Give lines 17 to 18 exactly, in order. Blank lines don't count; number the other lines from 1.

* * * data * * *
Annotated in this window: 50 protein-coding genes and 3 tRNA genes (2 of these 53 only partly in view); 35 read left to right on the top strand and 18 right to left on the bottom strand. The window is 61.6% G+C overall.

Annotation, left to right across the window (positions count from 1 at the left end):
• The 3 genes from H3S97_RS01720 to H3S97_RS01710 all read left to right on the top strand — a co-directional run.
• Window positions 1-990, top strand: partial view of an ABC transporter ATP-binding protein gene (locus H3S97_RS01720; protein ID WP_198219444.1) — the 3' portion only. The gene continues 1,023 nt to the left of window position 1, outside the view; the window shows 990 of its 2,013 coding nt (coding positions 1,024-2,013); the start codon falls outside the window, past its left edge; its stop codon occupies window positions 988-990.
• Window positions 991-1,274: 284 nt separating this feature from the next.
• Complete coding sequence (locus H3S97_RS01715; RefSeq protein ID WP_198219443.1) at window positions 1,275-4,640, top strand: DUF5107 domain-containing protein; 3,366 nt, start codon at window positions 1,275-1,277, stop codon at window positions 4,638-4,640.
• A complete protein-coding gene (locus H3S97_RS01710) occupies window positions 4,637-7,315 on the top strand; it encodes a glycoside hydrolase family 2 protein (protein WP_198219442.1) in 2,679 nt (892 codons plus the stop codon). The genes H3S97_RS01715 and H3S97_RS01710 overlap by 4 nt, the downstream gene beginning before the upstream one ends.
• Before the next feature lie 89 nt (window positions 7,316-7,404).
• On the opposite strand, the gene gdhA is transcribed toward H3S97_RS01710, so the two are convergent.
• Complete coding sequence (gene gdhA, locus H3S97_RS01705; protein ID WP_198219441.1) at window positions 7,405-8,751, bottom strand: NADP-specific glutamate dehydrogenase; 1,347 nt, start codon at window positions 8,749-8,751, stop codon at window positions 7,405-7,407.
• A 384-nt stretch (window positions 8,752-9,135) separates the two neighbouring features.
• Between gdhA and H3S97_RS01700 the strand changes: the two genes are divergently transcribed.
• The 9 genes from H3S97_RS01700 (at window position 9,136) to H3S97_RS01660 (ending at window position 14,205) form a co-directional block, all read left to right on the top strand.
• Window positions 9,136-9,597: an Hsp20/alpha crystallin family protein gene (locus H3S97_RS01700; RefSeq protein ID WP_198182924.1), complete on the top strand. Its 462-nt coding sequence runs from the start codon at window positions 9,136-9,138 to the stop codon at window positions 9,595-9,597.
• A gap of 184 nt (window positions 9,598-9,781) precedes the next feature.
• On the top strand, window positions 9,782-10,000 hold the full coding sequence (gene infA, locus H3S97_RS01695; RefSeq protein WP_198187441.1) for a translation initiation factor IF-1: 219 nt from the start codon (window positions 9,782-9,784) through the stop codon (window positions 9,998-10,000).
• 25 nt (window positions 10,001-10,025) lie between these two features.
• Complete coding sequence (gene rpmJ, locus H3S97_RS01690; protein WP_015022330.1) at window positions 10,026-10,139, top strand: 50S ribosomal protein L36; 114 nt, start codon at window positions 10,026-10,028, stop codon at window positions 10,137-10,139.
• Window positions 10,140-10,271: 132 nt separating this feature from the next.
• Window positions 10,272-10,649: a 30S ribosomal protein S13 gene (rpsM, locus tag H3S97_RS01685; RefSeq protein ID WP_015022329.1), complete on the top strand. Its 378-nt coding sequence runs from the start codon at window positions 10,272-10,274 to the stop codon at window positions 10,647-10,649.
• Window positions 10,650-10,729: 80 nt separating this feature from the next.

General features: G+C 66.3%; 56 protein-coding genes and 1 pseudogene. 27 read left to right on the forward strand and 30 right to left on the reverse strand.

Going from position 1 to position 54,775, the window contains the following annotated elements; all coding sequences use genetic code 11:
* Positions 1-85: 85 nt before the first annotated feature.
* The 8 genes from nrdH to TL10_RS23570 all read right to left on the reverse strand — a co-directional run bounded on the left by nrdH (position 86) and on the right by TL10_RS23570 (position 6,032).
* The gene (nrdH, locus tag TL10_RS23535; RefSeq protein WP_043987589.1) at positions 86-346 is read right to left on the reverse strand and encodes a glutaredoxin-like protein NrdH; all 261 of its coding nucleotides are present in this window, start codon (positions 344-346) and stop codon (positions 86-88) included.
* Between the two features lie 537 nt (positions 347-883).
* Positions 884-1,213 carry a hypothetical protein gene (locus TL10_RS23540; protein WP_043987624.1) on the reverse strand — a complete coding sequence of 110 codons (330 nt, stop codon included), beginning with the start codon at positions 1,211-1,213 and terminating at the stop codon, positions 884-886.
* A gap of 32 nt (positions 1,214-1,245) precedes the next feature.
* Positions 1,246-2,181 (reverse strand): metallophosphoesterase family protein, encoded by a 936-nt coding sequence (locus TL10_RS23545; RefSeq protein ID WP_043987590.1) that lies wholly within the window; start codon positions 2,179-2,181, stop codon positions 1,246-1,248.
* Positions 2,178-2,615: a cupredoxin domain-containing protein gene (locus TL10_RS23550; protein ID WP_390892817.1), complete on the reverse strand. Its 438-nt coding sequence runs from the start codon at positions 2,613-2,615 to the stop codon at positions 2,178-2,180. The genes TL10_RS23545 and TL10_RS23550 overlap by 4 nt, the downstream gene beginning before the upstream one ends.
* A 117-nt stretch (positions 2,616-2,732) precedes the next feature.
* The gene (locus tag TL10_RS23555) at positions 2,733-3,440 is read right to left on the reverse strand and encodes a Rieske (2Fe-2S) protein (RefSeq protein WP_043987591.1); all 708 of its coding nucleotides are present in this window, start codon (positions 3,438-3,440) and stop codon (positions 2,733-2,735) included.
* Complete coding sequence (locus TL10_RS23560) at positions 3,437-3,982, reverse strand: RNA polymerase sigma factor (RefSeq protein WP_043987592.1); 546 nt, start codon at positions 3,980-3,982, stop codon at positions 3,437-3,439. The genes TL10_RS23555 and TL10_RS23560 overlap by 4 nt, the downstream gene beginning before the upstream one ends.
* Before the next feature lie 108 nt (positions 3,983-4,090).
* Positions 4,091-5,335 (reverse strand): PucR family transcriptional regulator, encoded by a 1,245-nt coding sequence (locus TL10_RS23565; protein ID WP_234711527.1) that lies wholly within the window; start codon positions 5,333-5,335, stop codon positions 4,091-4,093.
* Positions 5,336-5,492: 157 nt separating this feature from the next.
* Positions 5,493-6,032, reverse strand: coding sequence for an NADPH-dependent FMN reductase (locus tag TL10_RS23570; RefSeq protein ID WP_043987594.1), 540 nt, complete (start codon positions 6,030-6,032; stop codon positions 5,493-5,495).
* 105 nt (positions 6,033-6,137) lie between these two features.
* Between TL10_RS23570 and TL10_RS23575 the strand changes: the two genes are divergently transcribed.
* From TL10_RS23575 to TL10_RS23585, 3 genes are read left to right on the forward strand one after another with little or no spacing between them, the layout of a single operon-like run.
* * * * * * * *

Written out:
• 25 nt (window positions 10,001-10,025) lie between these two features.
• Complete coding sequence (gene rpmJ, locus H3S97_RS01690; protein WP_015022330.1) at window positions 10,026-10,139, top strand: 50S ribosomal protein L36; 114 nt, start codon at window positions 10,026-10,028, stop codon at window positions 10,137-10,139.